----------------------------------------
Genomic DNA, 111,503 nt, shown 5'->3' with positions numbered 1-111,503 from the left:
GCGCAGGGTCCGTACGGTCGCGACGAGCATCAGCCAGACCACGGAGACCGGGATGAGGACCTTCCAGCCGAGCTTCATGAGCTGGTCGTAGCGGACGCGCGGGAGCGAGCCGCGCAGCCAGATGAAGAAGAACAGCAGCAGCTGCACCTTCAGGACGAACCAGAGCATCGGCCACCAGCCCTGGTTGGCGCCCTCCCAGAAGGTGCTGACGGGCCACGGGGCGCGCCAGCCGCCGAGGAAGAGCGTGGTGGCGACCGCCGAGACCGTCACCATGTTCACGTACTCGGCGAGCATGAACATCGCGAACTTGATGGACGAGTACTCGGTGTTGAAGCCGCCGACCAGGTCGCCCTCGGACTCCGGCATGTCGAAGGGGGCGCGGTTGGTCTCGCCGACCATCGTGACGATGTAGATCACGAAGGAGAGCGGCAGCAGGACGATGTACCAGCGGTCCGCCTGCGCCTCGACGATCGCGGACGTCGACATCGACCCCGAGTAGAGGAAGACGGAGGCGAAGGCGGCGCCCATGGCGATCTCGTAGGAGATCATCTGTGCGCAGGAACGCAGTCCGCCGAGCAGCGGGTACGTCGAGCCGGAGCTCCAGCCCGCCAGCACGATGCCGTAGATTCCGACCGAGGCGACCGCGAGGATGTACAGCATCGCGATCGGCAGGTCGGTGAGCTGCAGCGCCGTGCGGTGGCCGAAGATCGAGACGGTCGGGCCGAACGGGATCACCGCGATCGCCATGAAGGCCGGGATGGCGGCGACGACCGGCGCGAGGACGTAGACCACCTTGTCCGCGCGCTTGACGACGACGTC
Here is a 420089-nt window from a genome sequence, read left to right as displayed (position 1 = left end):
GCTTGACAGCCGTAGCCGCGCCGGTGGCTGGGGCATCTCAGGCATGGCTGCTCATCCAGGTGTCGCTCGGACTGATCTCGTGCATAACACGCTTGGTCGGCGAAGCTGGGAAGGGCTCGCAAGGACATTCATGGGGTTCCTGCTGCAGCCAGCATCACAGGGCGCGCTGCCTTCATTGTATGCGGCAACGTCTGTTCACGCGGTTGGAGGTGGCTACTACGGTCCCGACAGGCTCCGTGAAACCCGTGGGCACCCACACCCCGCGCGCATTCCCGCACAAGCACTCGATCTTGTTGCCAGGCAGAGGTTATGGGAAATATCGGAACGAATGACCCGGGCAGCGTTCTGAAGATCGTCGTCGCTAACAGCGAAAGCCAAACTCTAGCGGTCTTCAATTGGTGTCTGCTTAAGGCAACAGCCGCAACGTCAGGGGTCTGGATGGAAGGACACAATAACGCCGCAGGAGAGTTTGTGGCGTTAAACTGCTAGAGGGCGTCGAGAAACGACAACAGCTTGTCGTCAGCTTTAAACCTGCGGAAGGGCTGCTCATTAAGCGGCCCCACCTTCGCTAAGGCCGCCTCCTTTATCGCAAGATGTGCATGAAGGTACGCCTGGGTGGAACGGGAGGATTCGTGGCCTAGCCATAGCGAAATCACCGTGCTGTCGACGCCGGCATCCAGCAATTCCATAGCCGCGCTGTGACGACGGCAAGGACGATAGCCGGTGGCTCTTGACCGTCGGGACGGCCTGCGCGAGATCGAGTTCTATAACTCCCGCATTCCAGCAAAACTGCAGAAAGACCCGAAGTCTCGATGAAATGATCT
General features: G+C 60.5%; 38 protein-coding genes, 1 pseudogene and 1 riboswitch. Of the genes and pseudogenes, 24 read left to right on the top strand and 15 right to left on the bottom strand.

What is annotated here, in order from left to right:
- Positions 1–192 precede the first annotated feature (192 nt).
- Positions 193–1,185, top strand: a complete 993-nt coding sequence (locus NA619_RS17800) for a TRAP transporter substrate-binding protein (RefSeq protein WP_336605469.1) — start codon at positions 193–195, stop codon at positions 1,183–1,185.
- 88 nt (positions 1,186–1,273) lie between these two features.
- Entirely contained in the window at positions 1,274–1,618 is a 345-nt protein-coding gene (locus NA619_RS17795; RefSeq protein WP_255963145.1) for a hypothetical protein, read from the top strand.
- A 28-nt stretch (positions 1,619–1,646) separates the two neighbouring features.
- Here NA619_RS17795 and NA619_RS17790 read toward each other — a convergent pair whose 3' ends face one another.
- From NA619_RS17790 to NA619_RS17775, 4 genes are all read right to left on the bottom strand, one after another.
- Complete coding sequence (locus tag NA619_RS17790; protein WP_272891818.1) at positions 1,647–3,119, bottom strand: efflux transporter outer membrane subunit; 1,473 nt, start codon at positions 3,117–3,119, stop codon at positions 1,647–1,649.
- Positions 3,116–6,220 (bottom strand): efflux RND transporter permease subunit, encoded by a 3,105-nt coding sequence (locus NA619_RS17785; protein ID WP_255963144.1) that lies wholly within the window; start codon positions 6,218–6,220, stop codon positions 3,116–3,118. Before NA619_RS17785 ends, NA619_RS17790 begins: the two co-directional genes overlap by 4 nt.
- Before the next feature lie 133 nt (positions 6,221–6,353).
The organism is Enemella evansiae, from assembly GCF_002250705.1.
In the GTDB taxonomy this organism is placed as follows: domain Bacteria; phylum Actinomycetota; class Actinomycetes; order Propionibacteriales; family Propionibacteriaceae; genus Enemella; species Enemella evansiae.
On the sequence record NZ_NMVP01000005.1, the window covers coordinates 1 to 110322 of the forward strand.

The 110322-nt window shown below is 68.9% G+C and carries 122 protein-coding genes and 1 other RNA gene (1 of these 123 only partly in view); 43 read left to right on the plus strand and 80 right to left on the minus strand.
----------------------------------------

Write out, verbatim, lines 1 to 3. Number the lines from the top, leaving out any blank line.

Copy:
Genomic DNA, 111,503 nt, shown 5'->3' with positions numbered 1-111,503 from the left:
GCGCAGGGTCCGTACGGTCGCGACGAGCATCAGCCAGACCACGGAGACCGGGATGAGGACCTTCCAGCCGAGCTTCATGAGCTGGTCGTAGCGGACGCGCGGGAGCGAGCCGCGCAGCCAGATGAAGAAGAACAGCAGCAGCTGCACCTTCAGGACGAACCAGAGCATCGGCCACCAGCCCTGGTTGGCGCCCTCCCAGAAGGTGCTGACGGGCCACGGGGCGCGCCAGCCGCCGAGGAAGAGCGTGGTGGCGACCGCCGAGACCGTCACCATGTTCACGTACTCGGCGAGCATGAACATCGCGAACTTGATGGACGAGTACTCGGTGTTGAAGCCGCCGACCAGGTCGCCCTCGGACTCCGGCATGTCGAAGGGGGCGCGGTTGGTCTCGCCGACCATCGTGACGATGTAGATCACGAAGGAGAGCGGCAGCAGGACGATGTACCAGCGGTCCGCCTGCGCCTCGACGATCGCGGACGTCGACATCGACCCCGAGTAGAGGAAGACGGAGGCGAAGGCGGCGCCCATGGCGATCTCGTAGGAGATCATCTGTGCGCAGGAACGCAGTCCGCCGAGCAGCGGGTACGTCGAGCCGGAGCTCCAGCCCGCCAGCACGATGCCGTAGATTCCGACCGAGGCGACCGCGAGGATGTACAGCATCGCGATCGGCAGGTCGGTGAGCTGCAGCGCCGTGCGGTGGCCGAAGATCGAGACGGTCGGGCCGAACGGGATCACCGCGATCGCCATGAAGGCCGGGATGGCGGCGACGACCGGCGCGAGGACGTAGACCACCTTGTCCGCGCGCTTGACGACGACGTC
Here is a 420089-nt window from a genome sequence, read left to right as displayed (position 1 = left end):